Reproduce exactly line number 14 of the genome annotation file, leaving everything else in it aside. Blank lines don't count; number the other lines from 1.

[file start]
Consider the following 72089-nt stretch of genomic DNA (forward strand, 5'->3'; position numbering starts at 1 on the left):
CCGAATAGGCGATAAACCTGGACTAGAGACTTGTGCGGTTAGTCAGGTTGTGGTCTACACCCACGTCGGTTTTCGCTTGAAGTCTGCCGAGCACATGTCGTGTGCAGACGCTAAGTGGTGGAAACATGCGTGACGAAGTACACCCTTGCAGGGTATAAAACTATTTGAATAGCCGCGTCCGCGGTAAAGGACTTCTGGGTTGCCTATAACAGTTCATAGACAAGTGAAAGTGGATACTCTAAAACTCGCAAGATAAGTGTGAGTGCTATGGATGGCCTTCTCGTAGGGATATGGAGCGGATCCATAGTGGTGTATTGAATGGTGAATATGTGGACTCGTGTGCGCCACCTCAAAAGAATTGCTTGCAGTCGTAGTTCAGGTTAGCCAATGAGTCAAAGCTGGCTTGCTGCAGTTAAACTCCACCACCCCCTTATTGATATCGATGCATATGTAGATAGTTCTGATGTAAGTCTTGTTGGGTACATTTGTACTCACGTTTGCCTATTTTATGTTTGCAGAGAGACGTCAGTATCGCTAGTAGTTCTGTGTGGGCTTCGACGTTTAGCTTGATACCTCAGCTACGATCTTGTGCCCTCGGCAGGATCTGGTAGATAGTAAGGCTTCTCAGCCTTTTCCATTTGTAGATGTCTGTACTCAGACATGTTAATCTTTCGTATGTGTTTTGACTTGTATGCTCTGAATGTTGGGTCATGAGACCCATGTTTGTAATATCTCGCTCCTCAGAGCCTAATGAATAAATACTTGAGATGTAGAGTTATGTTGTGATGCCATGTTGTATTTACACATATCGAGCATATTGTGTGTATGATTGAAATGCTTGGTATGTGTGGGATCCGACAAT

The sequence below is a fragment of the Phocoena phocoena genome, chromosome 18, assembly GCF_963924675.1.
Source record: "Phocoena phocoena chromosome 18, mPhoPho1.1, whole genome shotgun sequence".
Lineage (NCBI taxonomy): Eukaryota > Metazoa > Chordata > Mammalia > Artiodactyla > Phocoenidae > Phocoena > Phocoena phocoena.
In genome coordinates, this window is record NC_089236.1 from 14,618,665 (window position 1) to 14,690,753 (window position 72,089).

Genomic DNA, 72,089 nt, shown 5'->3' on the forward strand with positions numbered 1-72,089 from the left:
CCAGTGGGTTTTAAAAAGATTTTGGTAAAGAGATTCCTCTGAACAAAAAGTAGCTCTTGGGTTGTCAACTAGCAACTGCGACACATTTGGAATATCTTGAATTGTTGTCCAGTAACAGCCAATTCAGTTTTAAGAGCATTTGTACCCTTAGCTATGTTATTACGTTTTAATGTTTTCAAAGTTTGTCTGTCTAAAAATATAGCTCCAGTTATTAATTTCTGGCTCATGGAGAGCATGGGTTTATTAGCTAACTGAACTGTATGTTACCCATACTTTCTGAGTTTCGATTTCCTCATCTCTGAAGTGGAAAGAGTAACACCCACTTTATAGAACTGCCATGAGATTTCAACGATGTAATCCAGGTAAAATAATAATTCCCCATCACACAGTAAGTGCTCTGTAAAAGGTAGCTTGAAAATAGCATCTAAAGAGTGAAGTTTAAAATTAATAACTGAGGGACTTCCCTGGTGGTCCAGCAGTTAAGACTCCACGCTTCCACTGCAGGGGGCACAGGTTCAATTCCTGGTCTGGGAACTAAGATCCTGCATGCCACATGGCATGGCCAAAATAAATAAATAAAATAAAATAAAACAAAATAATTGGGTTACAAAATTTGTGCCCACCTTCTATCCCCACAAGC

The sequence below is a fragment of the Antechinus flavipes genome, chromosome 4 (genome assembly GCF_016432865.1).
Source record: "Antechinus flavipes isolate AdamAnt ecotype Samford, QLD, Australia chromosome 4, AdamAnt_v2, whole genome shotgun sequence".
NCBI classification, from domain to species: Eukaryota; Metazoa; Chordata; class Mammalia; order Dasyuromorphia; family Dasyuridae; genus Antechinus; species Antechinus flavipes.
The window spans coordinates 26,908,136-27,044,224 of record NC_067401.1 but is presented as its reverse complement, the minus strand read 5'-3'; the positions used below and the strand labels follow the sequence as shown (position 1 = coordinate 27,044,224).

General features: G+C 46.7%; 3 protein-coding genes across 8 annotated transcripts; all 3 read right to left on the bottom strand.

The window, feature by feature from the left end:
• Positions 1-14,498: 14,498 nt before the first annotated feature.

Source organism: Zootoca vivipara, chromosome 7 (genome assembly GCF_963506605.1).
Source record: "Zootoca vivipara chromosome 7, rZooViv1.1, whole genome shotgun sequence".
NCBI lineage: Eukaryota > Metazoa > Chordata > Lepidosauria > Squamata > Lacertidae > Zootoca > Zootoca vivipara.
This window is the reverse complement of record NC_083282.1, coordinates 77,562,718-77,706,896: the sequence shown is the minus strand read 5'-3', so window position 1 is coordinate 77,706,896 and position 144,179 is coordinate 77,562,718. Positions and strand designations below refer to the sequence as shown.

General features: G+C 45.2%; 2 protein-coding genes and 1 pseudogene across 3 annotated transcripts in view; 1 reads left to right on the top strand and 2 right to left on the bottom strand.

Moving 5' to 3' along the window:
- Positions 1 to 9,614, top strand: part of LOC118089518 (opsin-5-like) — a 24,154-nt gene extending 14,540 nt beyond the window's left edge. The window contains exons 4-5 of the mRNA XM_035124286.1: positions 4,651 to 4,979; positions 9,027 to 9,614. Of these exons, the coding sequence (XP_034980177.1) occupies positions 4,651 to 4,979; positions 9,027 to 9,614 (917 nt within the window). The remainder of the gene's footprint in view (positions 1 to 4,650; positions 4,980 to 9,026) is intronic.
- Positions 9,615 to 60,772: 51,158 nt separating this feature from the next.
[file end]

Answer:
The window, feature by feature from the left end: